Today, I’ll write about a highly preferred countdown timer package. It is published by an individual developer, Muhammad. And the package has an MIT Licence.

Adding dependency and installing the package is similar to all other packages. The usage of the widget looks like below with values:

duration: 10,
initialDuration: 0,
controller: CountDownController(),
width: MediaQuery.of(context).size.width / 2,
height: MediaQuery.of(context).size.height / 2,
ringColor: Colors.grey[300],
ringGradient: null,
fillColor: Colors.purpleAccent[100],
fillGradient: null,
backgroundColor: Colors.purple[500],
backgroundGradient: null,
strokeWidth: 20.0,
strokeCap: StrokeCap.round,
textStyle: TextStyle(
fontSize: 33.0, color: Colors.white, fontWeight: FontWeight.bold),
textFormat: CountdownTextFormat.S, …

Today I’ll take an in-depth look at the confetti package in my app. It is published by the FunWithFlutter team. It is a celebrating animation by blasting colorful confetti around the screen.

Installation and importing of the package are similar to all other packages. Its latest release version is 0.5.4.+1for the time being. The usage of the widget is demonstrated with default values:

confettiController: _controller,
emissionFrequency: 0.02,
numberOfParticles: 10,
maxBlastForce: 20,
minBlastForce: 5,
blastDirectionality: BlastDirectionality.directional,
blastDirection: pi,
gravity: 0.2,
shouldLoop: false,
displayTarget: false,
colors: null,
minimumSize: const Size(20, 10),
maximumSize: const Size(30, 15),
particleDrag: 0.05,
canvas: MediaQuery.of(context).size, …

Fastlane is a tool to automate deployments and releases of mobile apps. It is an open-source project and supports both Android and iOS platforms. You can use it for your cross-platform apps too, like React Native or Flutter.

The installation of Fastlane is quite easy. Besides RubyGems and HomeBrew, Gemfile is a highly recommended way to set up the Fastlane. I created a Gemfile under the Android folder of my Flutter app containing the following lines:

source ""  
gem "fastlane"

Then, running the [sudo] bundle update command will install Fastlane as mentioned in the official cookbook. …

In the previous story, I wrote how to implement a Flutter module into an existing Android App. Today, I’ll mention the implementation of a Flutter module into an iOS App that is generated with Objective-C. And, I’ll invoke native methods on the Flutter screen.

First, I created a Flutter module on the sibling directory with my host app with the following command:

flutter create --template module my_flutter 

And then I embedded this module with the Cocoapods dependency manager as recommended way of the official documentation with the following Podfile:

flutter_application_path = '../my_flutter'
load File.join(flutter_application_path, '.ios', 'Flutter', 'podhelper.rb')
target 'TomorrowsApp'

Today I’m going to import a Flutter module into an existing Android app. Moreover, I’ll call native methods from that Flutter screen. Because I solved the issue which I mentioned in the last paragraph of my previous story, thanks to Muhannad Fakhouri.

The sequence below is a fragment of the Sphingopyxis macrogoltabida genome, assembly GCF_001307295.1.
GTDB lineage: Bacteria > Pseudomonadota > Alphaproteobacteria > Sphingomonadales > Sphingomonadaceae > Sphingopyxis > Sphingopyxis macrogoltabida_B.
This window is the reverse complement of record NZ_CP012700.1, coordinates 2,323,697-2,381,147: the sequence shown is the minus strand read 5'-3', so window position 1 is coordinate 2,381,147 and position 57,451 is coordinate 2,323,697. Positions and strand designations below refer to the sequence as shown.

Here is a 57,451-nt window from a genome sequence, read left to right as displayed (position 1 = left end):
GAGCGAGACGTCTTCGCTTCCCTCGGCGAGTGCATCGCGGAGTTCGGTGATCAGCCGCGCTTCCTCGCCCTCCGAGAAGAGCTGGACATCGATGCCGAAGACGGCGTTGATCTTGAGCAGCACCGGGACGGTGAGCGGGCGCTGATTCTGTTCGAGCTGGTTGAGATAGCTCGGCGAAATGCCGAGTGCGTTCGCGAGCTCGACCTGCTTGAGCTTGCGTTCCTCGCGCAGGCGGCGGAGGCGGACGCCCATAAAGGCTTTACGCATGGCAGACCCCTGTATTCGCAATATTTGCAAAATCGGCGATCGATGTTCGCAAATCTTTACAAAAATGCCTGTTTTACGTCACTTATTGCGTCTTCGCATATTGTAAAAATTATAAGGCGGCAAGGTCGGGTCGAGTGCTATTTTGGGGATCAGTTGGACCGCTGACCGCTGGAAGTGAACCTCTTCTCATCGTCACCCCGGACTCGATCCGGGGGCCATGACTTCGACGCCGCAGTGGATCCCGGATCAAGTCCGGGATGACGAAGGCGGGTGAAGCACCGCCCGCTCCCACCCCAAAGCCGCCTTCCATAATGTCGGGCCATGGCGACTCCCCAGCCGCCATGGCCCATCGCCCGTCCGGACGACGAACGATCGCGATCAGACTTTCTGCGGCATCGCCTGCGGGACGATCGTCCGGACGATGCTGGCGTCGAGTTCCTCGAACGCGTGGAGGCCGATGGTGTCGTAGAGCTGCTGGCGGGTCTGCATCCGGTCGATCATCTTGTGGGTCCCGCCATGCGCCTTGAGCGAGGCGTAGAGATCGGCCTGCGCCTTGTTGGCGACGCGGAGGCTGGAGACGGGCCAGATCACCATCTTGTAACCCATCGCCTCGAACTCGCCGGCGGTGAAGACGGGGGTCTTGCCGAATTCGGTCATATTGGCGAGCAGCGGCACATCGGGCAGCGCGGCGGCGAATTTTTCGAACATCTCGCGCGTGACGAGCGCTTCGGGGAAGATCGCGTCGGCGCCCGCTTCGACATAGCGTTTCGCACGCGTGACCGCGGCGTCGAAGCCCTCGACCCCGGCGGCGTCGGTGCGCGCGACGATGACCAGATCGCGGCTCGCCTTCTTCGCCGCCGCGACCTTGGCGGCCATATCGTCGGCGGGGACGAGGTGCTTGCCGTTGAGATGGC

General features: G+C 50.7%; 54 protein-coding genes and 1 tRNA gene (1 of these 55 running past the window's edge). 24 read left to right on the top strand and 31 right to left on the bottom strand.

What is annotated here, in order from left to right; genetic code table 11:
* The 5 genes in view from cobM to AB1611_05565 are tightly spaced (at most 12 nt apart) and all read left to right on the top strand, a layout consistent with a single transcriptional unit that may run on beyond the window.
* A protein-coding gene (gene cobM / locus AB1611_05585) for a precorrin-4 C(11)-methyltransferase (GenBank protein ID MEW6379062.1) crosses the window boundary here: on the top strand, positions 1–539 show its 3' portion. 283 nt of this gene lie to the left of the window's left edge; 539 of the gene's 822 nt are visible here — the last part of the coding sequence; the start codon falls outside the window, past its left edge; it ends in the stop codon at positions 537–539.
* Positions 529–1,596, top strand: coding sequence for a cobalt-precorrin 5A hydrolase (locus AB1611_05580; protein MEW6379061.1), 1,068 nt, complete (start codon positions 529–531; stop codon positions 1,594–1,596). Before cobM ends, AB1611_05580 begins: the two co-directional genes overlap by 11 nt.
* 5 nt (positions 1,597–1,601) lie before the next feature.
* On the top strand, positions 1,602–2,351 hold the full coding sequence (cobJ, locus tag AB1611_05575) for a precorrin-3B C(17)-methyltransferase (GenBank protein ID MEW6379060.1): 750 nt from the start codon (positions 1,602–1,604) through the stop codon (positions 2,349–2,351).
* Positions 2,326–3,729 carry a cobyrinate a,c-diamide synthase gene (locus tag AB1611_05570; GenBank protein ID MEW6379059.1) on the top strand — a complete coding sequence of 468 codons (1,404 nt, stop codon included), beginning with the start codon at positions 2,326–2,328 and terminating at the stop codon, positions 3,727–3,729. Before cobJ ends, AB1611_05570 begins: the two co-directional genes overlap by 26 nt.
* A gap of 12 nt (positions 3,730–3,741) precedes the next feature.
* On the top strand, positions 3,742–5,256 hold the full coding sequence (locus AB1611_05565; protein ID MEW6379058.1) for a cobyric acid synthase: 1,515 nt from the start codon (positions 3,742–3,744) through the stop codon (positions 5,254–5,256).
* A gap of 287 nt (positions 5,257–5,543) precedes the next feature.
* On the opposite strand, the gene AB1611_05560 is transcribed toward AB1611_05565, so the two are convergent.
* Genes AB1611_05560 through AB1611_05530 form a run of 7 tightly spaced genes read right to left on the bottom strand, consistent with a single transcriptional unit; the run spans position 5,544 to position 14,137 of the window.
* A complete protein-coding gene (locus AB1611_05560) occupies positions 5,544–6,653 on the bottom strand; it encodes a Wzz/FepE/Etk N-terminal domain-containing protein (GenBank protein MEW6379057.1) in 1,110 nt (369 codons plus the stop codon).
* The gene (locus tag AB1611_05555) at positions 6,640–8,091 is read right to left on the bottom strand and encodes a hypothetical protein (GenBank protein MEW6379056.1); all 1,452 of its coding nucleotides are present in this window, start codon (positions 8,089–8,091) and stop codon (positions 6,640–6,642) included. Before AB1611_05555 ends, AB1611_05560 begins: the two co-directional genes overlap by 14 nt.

I created a basic Android app and imported a Flutter module. By the FloatingActionButton, I’m starting the FlutterActivity with a route and put a parameter for the title to handle on the Dart side.

FloatingActionButton fab = findViewById(;

fab.setOnClickListener(new View.OnClickListener() {
public void onClick(View v) {
new FlutterActivity
.putExtra("title", "Title")


This story is about platform-specific codes in Flutter. Sometimes we need to write Java or Kotlin for Android devices, and Swift or Objective-C for iOS devices. There are many reasons to do this like unavailable Flutter package about our needs or maybe we have already written native functions to use in native projects, and want to integrate that code into the Flutter app.

Today, I’ll send a model to the native side, and modify it there, and retrieve the newer model. First, I need to import services to define the MethodChannel:

import 'package:flutter/services.dart';static const platformMethodChannel =
const MethodChannel('com.methodchannel/test');


In this article, I’ll write about the filters, especially action filters in the ASP.NET Core. They are very helpful to manage the project and provide more reusable codes. Some of the most preferred filters are:

- Authorization Filters
- Exception Filters
- Resource Filters
- Result Filters
And, Action Filters

In our project, the IT manager wanted to restrict users to send requests for some controllers more than 10 times in a minute. But, the boss did not want to pay for a bot detection system. And reCAPTCHA was not wanted by the art director. …

This is the continuation of that story. I keep going to write about the differences between these two libraries.

While drawing a string into a graphics in System.Drawing, you can set alignments easily both vertical and horizontal. This will provide your text position in 9 different ways: Left-top, center-top, right-top, left-center, center, right-center, left-bottom, center-bottom, and right-bottom.

StringFormat sf = new StringFormat();
sf.LineAlignment = StringAlignment.Center; //Far,Center,Near
sf.Alignment = StringAlignment.Center; //Far,Center,Near

This story is inspired by this article. I was developing a .net core project with System.Drawing library. Everything was ok at first.

A part of the project was containing that image files need to draw on a different colored background. I want to share sample files for you to imagine more simply.

input png with alpha channel

The customer wanted it on a green background(#008000 hex color code). I developed it with System.Drawing Library, and it was working as expected in my locale, macOS. After that, I deployed it to our Linux Server.

At that point, I realized that the output in the server was…


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